Regular Folks Walking on a Road

We have just had a whole string of Gospel readings over the past several weeks that feature the heavy hitters, the all stars, the headliners… people like Mary Magdalene, Peter, Thomas, Andrew, John, and of course, Jesus. They were in famous places like the upper room, a courtyard, the praetorium, Golgotha, and an empty tomb. And the events were the signature events of our faith: the Last Supper, the Crucifixion, and the Resurrection.

Which is why I love today’s Gospel. Today’s Gospel takes place on a nameless road and the two main stars are everyday, regular folks. Like us.

Now don’t get me wrong… I’m a big fan of the superstars, the famous places, and the well known events of the Gospel, but I can relate to two regular people walking on a road. Roads are such a great metaphor for life. We move from one place to another. We have adventures along the way. We see some nice sights, meet others, and hit potholes.

We can relate to regular folks walking on a road.

Of course, the two individuals on that particular road had no idea who was walking along with them. They knew of the reported events from Jerusalem, but clearly their relationship to what had happened was from a distance. Yet The Divine Risen Son of God was hardly distant: he was right there… next to them!

In this story, they went through a transformation of sorts – from two people at an arms length to salvation to ones who had a personal… a deeply personal… encounter with Jesus.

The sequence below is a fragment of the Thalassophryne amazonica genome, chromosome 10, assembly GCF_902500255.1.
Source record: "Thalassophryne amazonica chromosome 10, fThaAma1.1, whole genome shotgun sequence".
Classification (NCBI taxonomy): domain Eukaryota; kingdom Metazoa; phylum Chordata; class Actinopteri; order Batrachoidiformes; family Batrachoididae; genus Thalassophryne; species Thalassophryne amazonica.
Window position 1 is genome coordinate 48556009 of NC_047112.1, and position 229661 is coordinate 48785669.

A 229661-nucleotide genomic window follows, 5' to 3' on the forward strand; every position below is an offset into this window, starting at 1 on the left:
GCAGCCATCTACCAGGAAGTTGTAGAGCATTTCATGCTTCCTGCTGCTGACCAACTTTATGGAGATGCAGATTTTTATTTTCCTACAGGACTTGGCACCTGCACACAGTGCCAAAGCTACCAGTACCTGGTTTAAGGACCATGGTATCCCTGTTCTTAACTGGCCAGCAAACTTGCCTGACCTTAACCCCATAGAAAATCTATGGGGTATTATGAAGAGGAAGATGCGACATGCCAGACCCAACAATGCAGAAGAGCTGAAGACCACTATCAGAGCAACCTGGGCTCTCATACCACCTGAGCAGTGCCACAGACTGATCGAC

This happened because they chose to learn, to listen, to try to understand. The stranger they met explained scripture to them based on those recent events in Jerusalem.

Then, they invited Jesus in, to be with them.

And finally, they experienced the Eucharist… and that completed their movement, opened their eyes, and closed the gap. They understood.

I’d like to reflect on the fact that at the beginning of this simple story, there were two individuals moving from one place to another and who were accompanied, even though they did not understand fully what that meant.

Some of us experience a road in life full of challenge and obstacles. For some of us, that road has great worry and unyielding concern, or sadness, or lack of hope. Or maybe our road has wounded us, in ways that others can easily see… or in ways that are more hidden. For some of us, the road is short and for others it’s long. For some, it’s straight and for others, it is a heavy and unrelenting climb upward.

The road can be great.

The road can be tough.

But, like the two regular folks walking on the road to Emmaus, we should remember that we are accompanied. At all times. Even when it’s far from obvious and even when it feels impossible to really know for sure.

For the trip, he gives us the stories that we should learn and try to understand. We have the Eucharist to help us feel connected. And, we have each other. We can be travel buddies, you and I, easing the burden for each other.

And we are called to aid even those who we don’t know, as did the Samaritan on the road to Jericho, and as did Simon on Christ’s road to Calvary.

We can relate to regular folks walking on a road.

And… we can celebrate with gratitude that Jesus is right there next to us. Always.

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